Borders Abbeys Way
"A splendid introduction to the history, legends and wildlife of the Borders” - Alan Massie, author
The Borders Abbeys Way is one of Scotland’s Great Trails, a fascinating circuit that takes in the historic ruined abbeys of Melrose, Dryburgh, Kelso and Jedburgh. Within its 67 miles (108 km) it includes also the charming towns of Hawick and Selkirk, and passes Abbotsford House, the historic home of Sir Walter Scott. Much of the terrain is easy-going, beside the Rivers Tweed and Teviot, and the hilly sections offer splendid views. The route is most easily reached by rail from Edinburgh to Tweedbank, near Melrose.
This guidebook contains all you need to plan and enjoy the Borders Abbeys Way:
- detailed description of the route walked clockwise from Melrose
- background on the history of the Borders abbeys
- summaries with distance, terrain and food/drink stops
- twelve pages of detailed mapping of the route at 1:55,000
- a 7-page section about habitats and wildlife, with superb images
- information about public transport and travel
- lavishly illustrated, with 105 colour photographs
- rucksack-friendly format, printed on rainproof paper.
Click on the thumbnails below to view sample pages from the book "Borders Abbeys Way" in standard PDF format.
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Reviewed by Scottish Mountaineer
The Borders Abbeys Way [has] … lots of interesting visits for those with a taste for the historical. This attractively package guide has maps, route info and points of interest. A good size for a rucksack and printed on rainproof paper.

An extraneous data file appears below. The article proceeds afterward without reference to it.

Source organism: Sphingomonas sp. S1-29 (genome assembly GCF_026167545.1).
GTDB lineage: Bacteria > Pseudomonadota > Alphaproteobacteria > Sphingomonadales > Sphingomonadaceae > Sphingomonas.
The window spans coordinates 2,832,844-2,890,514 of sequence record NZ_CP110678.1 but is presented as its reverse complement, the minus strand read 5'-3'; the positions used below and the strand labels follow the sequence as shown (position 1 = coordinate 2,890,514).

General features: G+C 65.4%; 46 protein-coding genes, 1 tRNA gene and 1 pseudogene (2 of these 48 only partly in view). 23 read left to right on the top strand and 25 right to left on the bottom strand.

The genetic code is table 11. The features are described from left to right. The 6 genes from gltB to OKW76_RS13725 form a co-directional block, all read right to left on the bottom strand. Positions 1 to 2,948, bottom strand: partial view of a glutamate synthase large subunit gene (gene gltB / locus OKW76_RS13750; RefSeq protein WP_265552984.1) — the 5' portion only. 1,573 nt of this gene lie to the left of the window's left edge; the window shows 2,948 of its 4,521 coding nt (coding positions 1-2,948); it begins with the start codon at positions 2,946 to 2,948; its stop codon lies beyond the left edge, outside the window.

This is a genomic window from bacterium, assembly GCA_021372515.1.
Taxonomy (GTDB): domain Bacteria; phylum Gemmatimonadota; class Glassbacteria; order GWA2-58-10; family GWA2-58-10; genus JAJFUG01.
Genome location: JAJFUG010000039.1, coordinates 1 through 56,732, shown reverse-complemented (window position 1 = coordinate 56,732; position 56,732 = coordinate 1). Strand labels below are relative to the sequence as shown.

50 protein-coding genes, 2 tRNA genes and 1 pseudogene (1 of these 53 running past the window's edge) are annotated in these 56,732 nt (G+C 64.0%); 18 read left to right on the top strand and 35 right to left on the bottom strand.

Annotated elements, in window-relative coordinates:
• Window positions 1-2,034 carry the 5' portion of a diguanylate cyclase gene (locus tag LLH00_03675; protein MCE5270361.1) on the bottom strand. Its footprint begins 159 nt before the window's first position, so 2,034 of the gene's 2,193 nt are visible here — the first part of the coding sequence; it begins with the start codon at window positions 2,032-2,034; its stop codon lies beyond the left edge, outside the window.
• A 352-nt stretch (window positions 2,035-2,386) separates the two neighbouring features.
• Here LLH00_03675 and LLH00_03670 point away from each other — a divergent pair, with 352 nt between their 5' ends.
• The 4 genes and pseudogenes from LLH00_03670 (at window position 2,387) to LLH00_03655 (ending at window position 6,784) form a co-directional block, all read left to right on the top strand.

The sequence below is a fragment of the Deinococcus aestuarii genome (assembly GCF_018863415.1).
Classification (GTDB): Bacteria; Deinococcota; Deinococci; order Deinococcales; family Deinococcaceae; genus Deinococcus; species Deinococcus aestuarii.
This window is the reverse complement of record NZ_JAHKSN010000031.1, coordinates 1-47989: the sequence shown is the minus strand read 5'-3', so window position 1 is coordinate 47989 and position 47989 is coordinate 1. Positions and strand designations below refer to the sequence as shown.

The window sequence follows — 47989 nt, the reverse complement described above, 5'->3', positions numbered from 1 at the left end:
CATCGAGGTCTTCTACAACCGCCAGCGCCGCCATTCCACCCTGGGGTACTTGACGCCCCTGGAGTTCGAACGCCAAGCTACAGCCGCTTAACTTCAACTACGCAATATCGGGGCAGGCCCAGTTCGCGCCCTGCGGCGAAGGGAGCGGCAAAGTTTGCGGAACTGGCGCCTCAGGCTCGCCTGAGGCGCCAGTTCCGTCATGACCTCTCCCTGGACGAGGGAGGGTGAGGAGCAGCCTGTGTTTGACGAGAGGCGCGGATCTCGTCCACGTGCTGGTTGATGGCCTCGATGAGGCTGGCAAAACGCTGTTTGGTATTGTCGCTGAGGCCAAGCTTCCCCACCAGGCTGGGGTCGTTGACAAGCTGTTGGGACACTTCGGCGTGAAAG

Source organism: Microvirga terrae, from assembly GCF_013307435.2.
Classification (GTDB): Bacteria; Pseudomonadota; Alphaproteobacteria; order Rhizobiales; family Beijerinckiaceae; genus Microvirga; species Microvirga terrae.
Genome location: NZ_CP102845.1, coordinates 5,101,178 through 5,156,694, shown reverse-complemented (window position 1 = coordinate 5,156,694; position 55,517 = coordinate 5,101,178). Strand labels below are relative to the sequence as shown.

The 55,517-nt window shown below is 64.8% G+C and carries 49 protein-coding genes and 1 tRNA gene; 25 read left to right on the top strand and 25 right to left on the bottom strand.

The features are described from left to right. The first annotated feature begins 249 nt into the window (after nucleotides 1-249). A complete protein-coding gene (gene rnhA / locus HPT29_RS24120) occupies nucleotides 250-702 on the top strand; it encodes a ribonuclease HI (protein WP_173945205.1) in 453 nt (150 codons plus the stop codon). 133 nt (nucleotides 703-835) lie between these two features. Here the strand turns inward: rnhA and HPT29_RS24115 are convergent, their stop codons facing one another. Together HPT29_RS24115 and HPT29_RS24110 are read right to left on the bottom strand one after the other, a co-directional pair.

SM Autumn 2017 page 82
Reviewed in Outdoor Focus magazine Autumn 2017
The new route is an easy, 67-mile circuit of the Borders, visiting the romantic 12th century ruined abbeys of Melrose, Dryburgh, Kelso and Jedburgh,and also taking in the historic towns of Hawick and Selkirk and Sir Walter Scott’s Gothic baronial mansion of Abbotsford House.
Roly Smith in Outdoor Focus, Autumn 2017, p12
Excerpt from the Foreword by Allan Massie
I would like to have had this book years ago … Aimed primarily at walkers, it gives them necessary and detailed information … but it offers more than that. It is also a guide to the social and cultural history of the Borderland, to the past as well as the present.
In short, it is a book to be read for pleasure, as well as use. Even those of us who think we know the Borders may be reminded of things we had forgotten … Newcomers to the Borders will find this book a splendid introduction to its history, legends and wildlife.
Allan Massie, CBE, author and journalist
- On page 50, bullet 5, final sentence would read better as: “Continue beside the wall until you reach the second gate, which is adjacent to a waymarker and an old stone stile”
- The photo on page 51 lower was taken from Hornshole Bridge; it shows the footbridge that you reach just before it.
- At the top of page 59 exit the golf course slightly uphill by the gate; the waymarker may be overgrown and the ladder stile may have been removed.